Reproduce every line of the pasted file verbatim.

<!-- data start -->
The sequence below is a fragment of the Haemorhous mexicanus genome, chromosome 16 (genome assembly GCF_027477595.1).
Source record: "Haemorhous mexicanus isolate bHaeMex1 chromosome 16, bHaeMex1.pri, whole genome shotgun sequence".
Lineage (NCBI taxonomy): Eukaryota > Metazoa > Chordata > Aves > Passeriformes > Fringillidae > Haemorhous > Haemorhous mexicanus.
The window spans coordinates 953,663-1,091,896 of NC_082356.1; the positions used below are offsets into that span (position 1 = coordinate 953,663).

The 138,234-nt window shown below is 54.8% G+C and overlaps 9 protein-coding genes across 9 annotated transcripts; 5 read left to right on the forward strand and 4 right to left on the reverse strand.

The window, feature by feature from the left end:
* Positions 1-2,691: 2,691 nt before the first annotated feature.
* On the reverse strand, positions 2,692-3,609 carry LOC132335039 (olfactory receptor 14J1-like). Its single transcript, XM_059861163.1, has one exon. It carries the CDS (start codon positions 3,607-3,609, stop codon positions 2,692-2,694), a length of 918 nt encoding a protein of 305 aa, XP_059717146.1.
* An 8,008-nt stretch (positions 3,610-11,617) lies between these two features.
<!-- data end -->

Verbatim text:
The sequence below is a fragment of the Haemorhous mexicanus genome, chromosome 16 (genome assembly GCF_027477595.1).
Source record: "Haemorhous mexicanus isolate bHaeMex1 chromosome 16, bHaeMex1.pri, whole genome shotgun sequence".
Lineage (NCBI taxonomy): Eukaryota > Metazoa > Chordata > Aves > Passeriformes > Fringillidae > Haemorhous > Haemorhous mexicanus.
The window spans coordinates 953,663-1,091,896 of NC_082356.1; the positions used below are offsets into that span (position 1 = coordinate 953,663).

The 138,234-nt window shown below is 54.8% G+C and overlaps 9 protein-coding genes across 9 annotated transcripts; 5 read left to right on the forward strand and 4 right to left on the reverse strand.

The window, feature by feature from the left end:
* Positions 1-2,691: 2,691 nt before the first annotated feature.
* On the reverse strand, positions 2,692-3,609 carry LOC132335039 (olfactory receptor 14J1-like). Its single transcript, XM_059861163.1, has one exon. It carries the CDS (start codon positions 3,607-3,609, stop codon positions 2,692-2,694), a length of 918 nt encoding a protein of 305 aa, XP_059717146.1.
* An 8,008-nt stretch (positions 3,610-11,617) lies between these two features.